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in Business Aviation / Features

Smart move for VIP operator

Posted 17 April 2018 · Add Comment

With more than 30 years’ aviation experience, Captain Mohamed Roshdy Zakaria knows the airline business from top to bottom.

When he became EgyptAir CEO in 2012, he had already been a chief pilot examiner and instructor on the Airbus 300-B4, the Boeing B767 and B777, and he had been instrumental in creating and building the airline’s integrated operation control centre (IOCC).
Consequently, when it came to stepping down from the airline’s hot seat, Zakaria knew early retirement was not an option. Instead, he took up the reins at Egypt’s first private aviation company, Smart Aviation.
Stepping into his office in the Ministry of Civil Aviation building, it was clear that Zakaria is hands-on… very hands-on.
“We need fuel in the Gulfstream now and where are the crew?” he barked down the telephone.
He had picked up on a charter opportunity for a Gulfstream G450 managed by Smart. “We have just one-hour-and-a-half to get crew, catering, fuel and permits,” he said.
Zakaria has been tasked with turning around the loss-making charter business, which had been formed in 2007 and operating in the VIP sector since 2009.
“So far it is working,” he said. “We have seen losses reducing each quarter and I am confident that we will now be turning into profit when the 2017 results are out.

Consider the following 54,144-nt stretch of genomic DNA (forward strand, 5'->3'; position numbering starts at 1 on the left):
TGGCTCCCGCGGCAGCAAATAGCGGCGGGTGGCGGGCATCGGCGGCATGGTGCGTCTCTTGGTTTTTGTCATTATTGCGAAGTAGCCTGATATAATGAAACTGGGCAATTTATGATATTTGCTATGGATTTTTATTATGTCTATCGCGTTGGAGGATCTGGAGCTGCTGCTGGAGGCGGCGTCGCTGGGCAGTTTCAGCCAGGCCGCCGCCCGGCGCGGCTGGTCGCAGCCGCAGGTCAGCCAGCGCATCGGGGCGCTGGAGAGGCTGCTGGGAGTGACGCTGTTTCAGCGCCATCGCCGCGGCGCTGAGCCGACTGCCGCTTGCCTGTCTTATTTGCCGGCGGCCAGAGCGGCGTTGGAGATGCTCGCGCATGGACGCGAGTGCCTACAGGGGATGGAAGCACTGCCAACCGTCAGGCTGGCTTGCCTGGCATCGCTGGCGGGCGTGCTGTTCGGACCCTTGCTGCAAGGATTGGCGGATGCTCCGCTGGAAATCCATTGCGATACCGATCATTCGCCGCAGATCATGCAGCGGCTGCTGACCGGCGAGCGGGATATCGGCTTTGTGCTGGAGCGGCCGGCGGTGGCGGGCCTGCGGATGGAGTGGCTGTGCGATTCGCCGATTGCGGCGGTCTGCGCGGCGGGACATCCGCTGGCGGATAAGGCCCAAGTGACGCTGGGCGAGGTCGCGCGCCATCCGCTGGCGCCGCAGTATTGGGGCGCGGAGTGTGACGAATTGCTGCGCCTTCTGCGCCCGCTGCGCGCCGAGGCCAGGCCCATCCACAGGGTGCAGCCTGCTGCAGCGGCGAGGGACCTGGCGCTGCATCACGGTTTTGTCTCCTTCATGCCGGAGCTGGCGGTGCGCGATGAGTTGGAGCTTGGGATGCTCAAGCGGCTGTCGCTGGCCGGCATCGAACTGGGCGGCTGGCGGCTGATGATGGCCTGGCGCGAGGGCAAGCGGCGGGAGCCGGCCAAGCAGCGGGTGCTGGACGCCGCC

“We have seven aircraft in the fleet, six Cessna Citation Sovereigns – one is managed by us and the others owned – and the Gulfstream, which we manage.”
The operator is part of the Avinode network and is seeing its international charters increasing.
“We lost a lot of our market after the revolution and it hasn’t recovered,” said Zakaria. “It has picked up over the past year but is probably only to 80% of what it was before.”
The Sovereigns are ideal for medical evacuation activities and two of the fleet have been made ready for medevac operations.
“These are the only real air ambulances in Egypt,” Zakaria said.
Smart also operates a King Air 350 for inspection and calibrating navigational aids. “We have worked on the systems at most Egyptian civil and military airports and also won contracts in Oman and Saudi Arabia. We have also begun working in South Sudan,” he added.
 

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